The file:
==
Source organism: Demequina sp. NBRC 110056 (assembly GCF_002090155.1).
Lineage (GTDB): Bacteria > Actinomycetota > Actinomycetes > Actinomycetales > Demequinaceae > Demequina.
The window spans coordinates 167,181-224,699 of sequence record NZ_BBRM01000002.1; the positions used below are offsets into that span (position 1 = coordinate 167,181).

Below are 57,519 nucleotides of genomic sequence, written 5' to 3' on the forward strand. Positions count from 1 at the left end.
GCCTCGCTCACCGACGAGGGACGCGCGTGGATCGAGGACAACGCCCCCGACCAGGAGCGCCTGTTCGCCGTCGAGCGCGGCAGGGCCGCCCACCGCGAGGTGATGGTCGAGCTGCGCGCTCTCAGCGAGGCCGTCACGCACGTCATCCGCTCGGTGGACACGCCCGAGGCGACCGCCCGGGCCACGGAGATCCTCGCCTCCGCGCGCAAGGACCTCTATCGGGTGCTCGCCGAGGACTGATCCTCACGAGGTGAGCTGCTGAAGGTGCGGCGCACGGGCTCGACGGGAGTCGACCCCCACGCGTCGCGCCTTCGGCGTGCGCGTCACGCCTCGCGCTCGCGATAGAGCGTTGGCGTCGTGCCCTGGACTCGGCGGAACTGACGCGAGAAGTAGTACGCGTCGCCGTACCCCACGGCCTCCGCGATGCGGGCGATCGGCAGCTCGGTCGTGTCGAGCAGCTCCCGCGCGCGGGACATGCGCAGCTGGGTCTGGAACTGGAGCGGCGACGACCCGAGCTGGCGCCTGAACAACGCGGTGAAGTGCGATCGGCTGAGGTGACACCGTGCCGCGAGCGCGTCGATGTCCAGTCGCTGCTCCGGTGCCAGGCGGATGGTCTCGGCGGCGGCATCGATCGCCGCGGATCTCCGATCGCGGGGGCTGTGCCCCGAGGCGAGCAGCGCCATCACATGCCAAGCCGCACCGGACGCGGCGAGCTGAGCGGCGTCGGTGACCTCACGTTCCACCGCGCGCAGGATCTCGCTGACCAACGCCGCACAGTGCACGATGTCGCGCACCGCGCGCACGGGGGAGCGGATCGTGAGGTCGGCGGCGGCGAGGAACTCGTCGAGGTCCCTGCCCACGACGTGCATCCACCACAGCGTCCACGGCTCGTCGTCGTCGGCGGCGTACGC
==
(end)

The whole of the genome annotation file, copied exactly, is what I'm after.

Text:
Source organism: Demequina sp. NBRC 110056 (assembly GCF_002090155.1).
Lineage (GTDB): Bacteria > Actinomycetota > Actinomycetes > Actinomycetales > Demequinaceae > Demequina.
The window spans coordinates 167,181-224,699 of sequence record NZ_BBRM01000002.1; the positions used below are offsets into that span (position 1 = coordinate 167,181).

Below are 57,519 nucleotides of genomic sequence, written 5' to 3' on the forward strand. Positions count from 1 at the left end.
GCCTCGCTCACCGACGAGGGACGCGCGTGGATCGAGGACAACGCCCCCGACCAGGAGCGCCTGTTCGCCGTCGAGCGCGGCAGGGCCGCCCACCGCGAGGTGATGGTCGAGCTGCGCGCTCTCAGCGAGGCCGTCACGCACGTCATCCGCTCGGTGGACACGCCCGAGGCGACCGCCCGGGCCACGGAGATCCTCGCCTCCGCGCGCAAGGACCTCTATCGGGTGCTCGCCGAGGACTGATCCTCACGAGGTGAGCTGCTGAAGGTGCGGCGCACGGGCTCGACGGGAGTCGACCCCCACGCGTCGCGCCTTCGGCGTGCGCGTCACGCCTCGCGCTCGCGATAGAGCGTTGGCGTCGTGCCCTGGACTCGGCGGAACTGACGCGAGAAGTAGTACGCGTCGCCGTACCCCACGGCCTCCGCGATGCGGGCGATCGGCAGCTCGGTCGTGTCGAGCAGCTCCCGCGCGCGGGACATGCGCAGCTGGGTCTGGAACTGGAGCGGCGACGACCCGAGCTGGCGCCTGAACAACGCGGTGAAGTGCGATCGGCTGAGGTGACACCGTGCCGCGAGCGCGTCGATGTCCAGTCGCTGCTCCGGTGCCAGGCGGATGGTCTCGGCGGCGGCATCGATCGCCGCGGATCTCCGATCGCGGGGGCTGTGCCCCGAGGCGAGCAGCGCCATCACATGCCAAGCCGCACCGGACGCGGCGAGCTGAGCGGCGTCGGTGACCTCACGTTCCACCGCGCGCAGGATCTCGCTGACCAACGCCGCACAGTGCACGATGTCGCGCACCGCGCGCACGGGGGAGCGGATCGTGAGGTCGGCGGCGGCGAGGAACTCGTCGAGGTCCCTGCCCACGACGTGCATCCACCACAGCGTCCACGGCTCGTCGTCGTCGGCGGCGTACGC